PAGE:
|- | style="text-align:center;" |
parasitizing gypsy moth caterpillar. |- style="text-align:center;" ! style="background: pink;" | Scientific classification |- style="text-align:center;" |
|- valign=top |Kingdom:||Animalia |- valign=top |Phylum:||Arthropoda |- valign=top |Class:||Insecta |- valign=top |Order:||Hymenoptera |- valign=top |Suborder:||Symphyta |- valign=top |Suborder:||Apocrita |} |- style="text-align:center; background:pink;" !Families |- | See text. |} A wasp is any insect of the order Hymenoptera and suborder Apocrita that is not a bee, sawfly, or an ant. Less familiar, the suborder Symphyta includes the sawflies and wood wasps, which differ from the Apocrita by having a broad connection between the thorax and abdomen. Also, Symphyta larvae are mostly herbivorous and "caterpillarlike", whereas those of Apocrita are largely predatory or parasitic.
Polistes wasp building nest in California
Most familiar wasps belong to the Aculeata, a division of the Apocrita whose ovipositors are modified into a venomous stinger that includes ants and bees. In this sense, the species called "velvet ants" (Mutillidae) are actually wasps.
A narrower meaning of the term wasp http://www.fly-kill.co.uk/pages/wasps.htm is any member of the Aculeate family Vespidae. This includes the yellowjackets (Vespula, Dolichovespula spp.) and hornets (Vespa spp.).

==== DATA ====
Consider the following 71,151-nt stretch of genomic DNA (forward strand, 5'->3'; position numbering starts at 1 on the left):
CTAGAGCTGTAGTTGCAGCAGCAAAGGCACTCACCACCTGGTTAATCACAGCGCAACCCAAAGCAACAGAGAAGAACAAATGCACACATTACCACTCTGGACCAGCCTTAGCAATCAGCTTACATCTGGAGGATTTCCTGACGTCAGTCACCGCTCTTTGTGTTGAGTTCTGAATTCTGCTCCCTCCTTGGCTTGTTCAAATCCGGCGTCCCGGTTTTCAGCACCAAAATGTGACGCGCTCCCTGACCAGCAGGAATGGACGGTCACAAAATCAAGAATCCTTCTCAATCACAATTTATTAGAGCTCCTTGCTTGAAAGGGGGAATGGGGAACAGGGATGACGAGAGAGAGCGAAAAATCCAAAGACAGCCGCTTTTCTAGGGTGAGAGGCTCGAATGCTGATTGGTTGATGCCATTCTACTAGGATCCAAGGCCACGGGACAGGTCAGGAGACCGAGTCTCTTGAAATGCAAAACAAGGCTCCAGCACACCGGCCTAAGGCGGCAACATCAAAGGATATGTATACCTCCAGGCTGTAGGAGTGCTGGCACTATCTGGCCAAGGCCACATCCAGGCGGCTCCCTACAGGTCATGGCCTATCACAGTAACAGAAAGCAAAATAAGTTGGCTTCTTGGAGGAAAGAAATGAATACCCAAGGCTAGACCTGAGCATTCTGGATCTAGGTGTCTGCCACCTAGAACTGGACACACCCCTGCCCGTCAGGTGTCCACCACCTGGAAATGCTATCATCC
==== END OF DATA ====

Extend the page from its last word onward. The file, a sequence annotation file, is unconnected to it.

The following characteristics are present in most wasps:
Wasps are critically important in natural biocontrol. Almost every pest insect species has a wasp species that is predator or parasite upon it. Wasps are also increasingly used in agricultural pest control.
Mud daubers are a common species of wasp.
Some Wasp Families
A yellowjacket wasp drinking
- Bees, Wasps and Ants Recording Society http://www.bwars.com/ (UK)
- a pictoral life cycle of organ pipe wasps http://www.pollinator.com/beneficials/trypaxylon_politum.htm
- links to many parasitic wasps and other insects used for biological control http://paipm.cas.psu.edu/BenefInsects/beneficials_Parastd.htm
- phylogeny of the order Hymenoptera http://research.amnh.org/entomology/social_insects/training/hymintro.html contrasting the groups discussed in this article
Last updated: 02-08-2005 19:34:15
Last updated: 05-03-2005 17:50:55